GI Systems & Disorders

At Minnesota Gastroenterology, we know that patients and families want to know as much as they can about the GI system and disorders that affect their daily lives.  Refer to the list below to find the information that is most helpful to you.  If you still have questions, please contact us through our website Quick Links or call (612) 871-1145 to make an office appointment.

A B C D E F G H I L M N P S T U V W

Colon Cancer

What is colon cancer?
Cancers that begin in the lower bowel (intestine) are called colon cancers. The colon is the last 4-6 feet of your intestine, which is the organ that helps get rid of solid waste from your body. The last 6 inches of the colon is called the rectum, and cancers that start here are called rectal cancers. Colon and rectal cancers will cause about 50,000 deaths in the United States this year. Only lung cancer will kill more Americans.  Seventy-five percent of colon and rectal cancers occur in people with no family history of colon cancer.

What causes colon cancer?
Colon cancer is a disease caused by genes and certain lifestyle factors (smoking, diet, etc). All cancers begin when the genes that control how cells grow stop working normally.  There are many factors that may increase the risk of developing colon cancer: age over 50, having a previous adenomatous (pre-cancerous) polyp or colon cancer, a personal history of inflammatory bowel disease, a family history of colon or rectal cancer, or an African-American, Native American or Ashkenazi Jewish ethnicity.  Other lifestyle factors linked to colon cancer include eating a lot of red meats, being overweight, not exercising, smoking cigarettes, using chewing tobacco, drinking too much alcohol, and type 2 diabetes.  Men and women have the same chance of developing colon cancer.

What are the symptoms of colon cancer?
Many people with colon cancer have no symptoms at the beginning of the disease.  When symptoms appear, they can be different depending on the cancer's size and location in your large intestine.  Symptoms of colorectal cancer may cause diarrhea, constipation, blood in your stool, abdominal pain that does not go away, a feeling that your bowel movement is not complete, fatigue, or losing weight without trying.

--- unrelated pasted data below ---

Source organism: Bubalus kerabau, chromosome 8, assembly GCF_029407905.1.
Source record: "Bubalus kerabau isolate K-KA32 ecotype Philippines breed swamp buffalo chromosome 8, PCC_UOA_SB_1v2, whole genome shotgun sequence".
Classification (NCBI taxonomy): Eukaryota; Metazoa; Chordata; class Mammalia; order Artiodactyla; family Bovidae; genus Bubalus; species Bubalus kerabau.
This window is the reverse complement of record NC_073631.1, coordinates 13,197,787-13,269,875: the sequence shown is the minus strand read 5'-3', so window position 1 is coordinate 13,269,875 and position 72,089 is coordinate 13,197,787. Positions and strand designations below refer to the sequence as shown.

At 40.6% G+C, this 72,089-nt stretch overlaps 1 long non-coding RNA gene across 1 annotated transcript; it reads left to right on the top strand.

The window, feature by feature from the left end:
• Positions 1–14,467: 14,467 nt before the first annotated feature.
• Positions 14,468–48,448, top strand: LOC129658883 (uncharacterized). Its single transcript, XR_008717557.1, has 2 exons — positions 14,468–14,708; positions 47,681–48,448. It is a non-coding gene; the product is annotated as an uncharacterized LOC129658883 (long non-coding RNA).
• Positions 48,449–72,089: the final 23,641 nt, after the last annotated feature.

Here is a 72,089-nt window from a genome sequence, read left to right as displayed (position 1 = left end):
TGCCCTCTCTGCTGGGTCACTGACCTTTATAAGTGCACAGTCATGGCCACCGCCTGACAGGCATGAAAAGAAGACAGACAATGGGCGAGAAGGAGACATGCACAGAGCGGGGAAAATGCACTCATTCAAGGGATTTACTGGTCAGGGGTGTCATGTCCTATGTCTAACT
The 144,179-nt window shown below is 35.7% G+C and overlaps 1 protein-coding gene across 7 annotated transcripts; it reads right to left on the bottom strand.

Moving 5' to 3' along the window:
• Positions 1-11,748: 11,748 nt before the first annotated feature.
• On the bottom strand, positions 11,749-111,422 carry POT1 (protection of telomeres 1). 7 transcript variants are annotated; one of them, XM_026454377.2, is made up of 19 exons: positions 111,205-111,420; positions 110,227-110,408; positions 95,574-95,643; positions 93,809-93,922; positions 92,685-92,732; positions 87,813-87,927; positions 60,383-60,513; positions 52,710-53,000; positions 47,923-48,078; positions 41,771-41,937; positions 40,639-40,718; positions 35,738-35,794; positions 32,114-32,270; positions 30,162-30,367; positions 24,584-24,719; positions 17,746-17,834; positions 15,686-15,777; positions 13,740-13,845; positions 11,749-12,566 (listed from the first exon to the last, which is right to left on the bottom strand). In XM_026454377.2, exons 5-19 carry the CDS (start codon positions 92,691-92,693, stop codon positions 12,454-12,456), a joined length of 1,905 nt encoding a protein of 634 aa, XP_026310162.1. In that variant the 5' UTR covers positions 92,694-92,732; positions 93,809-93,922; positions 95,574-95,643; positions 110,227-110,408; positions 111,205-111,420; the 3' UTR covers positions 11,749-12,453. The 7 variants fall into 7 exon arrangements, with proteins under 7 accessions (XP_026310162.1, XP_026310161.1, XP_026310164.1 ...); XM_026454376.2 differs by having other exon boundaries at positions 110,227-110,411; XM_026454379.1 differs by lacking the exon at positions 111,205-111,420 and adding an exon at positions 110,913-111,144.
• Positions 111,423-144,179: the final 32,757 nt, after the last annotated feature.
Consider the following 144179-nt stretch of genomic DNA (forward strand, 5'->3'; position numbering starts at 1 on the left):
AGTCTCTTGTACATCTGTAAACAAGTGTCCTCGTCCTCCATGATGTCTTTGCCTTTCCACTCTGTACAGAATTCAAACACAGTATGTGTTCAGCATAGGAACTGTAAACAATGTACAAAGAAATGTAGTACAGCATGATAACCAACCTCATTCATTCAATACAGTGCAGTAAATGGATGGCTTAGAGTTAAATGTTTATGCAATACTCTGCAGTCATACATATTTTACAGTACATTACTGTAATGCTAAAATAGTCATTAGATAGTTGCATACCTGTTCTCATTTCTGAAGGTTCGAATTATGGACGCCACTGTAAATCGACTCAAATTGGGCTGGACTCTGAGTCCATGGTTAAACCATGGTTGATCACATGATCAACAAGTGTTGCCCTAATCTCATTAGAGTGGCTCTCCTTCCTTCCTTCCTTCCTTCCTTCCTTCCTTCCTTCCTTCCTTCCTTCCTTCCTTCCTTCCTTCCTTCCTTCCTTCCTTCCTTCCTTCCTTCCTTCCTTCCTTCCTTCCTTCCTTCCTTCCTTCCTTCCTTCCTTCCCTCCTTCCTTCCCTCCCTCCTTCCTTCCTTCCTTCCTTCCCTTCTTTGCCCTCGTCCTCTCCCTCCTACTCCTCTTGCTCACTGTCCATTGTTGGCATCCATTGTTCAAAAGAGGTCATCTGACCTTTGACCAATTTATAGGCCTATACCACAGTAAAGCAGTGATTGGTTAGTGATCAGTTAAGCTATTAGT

How is colon cancer diagnosed?
If your symptoms suggest that you could have colon cancer, your doctor may suggest blood tests, colonoscopy, barium enema x-ray, or computerized tomography (CT) scan to help make a diagnosis.  Colonoscopy is a procedure that allows doctors to view the lining of the colon to check for growths in the colon.  Biopsies, or samples of the colon lining, can be taken during the colonoscopy. A physician trained to identify cancer in cells then views these biopsies under a microscope. If you are diagnosed with colon cancer, your doctor will order tests to determine the stage of your cancer. Staging helps your doctor choose the best treatment for you.

How is colon cancer treated?
Depending on the stage of colon cancer, treatment may include surgery, radiation, and/or chemotherapy.

When to seek medical advice:
Talk with your doctor right away if you have a change in bowel habits (diarrhea or constipation), blood in or on your stool, or constant stomach pain.

Additional Resources